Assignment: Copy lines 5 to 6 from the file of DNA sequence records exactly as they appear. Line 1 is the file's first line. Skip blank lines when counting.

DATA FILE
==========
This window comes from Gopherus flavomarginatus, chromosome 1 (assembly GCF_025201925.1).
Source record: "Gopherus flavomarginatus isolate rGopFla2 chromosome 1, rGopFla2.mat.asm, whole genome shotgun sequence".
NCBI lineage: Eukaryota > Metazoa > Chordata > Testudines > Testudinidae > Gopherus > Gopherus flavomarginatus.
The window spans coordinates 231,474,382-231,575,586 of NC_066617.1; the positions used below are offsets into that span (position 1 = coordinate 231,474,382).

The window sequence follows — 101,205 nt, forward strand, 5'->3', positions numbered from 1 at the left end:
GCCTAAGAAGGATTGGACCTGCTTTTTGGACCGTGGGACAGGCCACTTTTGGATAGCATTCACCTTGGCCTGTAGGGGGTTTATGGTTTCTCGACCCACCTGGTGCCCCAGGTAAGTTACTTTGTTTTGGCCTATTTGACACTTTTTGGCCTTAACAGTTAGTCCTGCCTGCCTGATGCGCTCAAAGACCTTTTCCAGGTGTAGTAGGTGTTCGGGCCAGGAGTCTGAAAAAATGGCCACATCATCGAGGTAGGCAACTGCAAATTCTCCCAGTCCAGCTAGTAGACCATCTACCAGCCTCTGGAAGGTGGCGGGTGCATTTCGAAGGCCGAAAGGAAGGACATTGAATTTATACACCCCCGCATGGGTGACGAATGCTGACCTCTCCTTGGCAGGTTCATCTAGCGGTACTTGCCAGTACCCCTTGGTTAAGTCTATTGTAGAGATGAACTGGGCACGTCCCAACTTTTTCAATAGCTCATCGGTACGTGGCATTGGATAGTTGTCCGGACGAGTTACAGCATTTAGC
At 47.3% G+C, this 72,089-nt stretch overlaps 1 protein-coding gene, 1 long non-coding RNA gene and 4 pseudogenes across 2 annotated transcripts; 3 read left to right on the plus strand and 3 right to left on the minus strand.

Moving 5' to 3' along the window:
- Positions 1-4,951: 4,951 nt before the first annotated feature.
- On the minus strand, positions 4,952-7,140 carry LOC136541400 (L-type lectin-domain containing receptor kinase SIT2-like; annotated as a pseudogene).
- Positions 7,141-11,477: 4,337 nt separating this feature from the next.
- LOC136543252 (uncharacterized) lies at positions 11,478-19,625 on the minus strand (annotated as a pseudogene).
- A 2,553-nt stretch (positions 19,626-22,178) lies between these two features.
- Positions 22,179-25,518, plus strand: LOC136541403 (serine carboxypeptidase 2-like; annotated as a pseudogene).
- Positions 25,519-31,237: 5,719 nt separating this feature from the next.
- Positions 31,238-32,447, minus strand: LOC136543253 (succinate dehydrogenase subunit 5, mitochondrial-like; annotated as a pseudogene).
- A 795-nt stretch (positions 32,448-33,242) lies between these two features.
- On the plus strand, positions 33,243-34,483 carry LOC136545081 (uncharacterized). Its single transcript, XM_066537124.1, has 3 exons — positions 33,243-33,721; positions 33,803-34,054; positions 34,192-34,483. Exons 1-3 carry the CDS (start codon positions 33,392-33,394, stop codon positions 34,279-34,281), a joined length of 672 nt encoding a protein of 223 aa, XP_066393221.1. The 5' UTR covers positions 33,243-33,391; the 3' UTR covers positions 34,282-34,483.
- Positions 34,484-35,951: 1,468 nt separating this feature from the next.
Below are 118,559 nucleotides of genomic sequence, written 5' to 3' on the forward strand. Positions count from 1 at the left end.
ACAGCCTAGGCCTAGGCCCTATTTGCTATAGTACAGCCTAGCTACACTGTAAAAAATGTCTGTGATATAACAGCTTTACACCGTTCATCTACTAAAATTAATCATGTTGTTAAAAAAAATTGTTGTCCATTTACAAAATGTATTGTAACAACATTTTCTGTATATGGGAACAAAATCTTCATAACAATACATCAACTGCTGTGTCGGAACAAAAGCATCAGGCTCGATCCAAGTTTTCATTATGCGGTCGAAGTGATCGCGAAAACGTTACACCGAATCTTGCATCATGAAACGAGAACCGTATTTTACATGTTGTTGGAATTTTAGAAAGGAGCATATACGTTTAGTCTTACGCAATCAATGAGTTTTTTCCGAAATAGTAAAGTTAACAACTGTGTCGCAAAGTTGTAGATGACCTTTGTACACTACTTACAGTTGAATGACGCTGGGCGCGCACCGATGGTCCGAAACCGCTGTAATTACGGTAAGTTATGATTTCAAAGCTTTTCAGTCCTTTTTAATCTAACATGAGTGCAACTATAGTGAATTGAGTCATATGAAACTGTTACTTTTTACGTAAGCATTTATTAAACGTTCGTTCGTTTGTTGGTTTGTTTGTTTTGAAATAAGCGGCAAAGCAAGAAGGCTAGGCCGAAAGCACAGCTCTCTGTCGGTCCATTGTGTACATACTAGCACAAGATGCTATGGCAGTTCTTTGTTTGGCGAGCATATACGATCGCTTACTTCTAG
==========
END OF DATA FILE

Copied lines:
The window sequence follows — 101,205 nt, forward strand, 5'->3', positions numbered from 1 at the left end:
GCCTAAGAAGGATTGGACCTGCTTTTTGGACCGTGGGACAGGCCACTTTTGGATAGCATTCACCTTGGCCTGTAGGGGGTTTATGGTTTCTCGACCCACCTGGTGCCCCAGGTAAGTTACTTTGTTTTGGCCTATTTGACACTTTTTGGCCTTAACAGTTAGTCCTGCCTGCCTGATGCGCTCAAAGACCTTTTCCAGGTGTAGTAGGTGTTCGGGCCAGGAGTCTGAAAAAATGGCCACATCATCGAGGTAGGCAACTGCAAATTCTCCCAGTCCAGCTAGTAGACCATCTACCAGCCTCTGGAAGGTGGCGGGTGCATTTCGAAGGCCGAAAGGAAGGACATTGAATTTATACACCCCCGCATGGGTGACGAATGCTGACCTCTCCTTGGCAGGTTCATCTAGCGGTACTTGCCAGTACCCCTTGGTTAAGTCTATTGTAGAGATGAACTGGGCACGTCCCAACTTTTTCAATAGCTCATCGGTACGTGGCATTGGATAGTTGTCCGGACGAGTTACAGCATTTAGC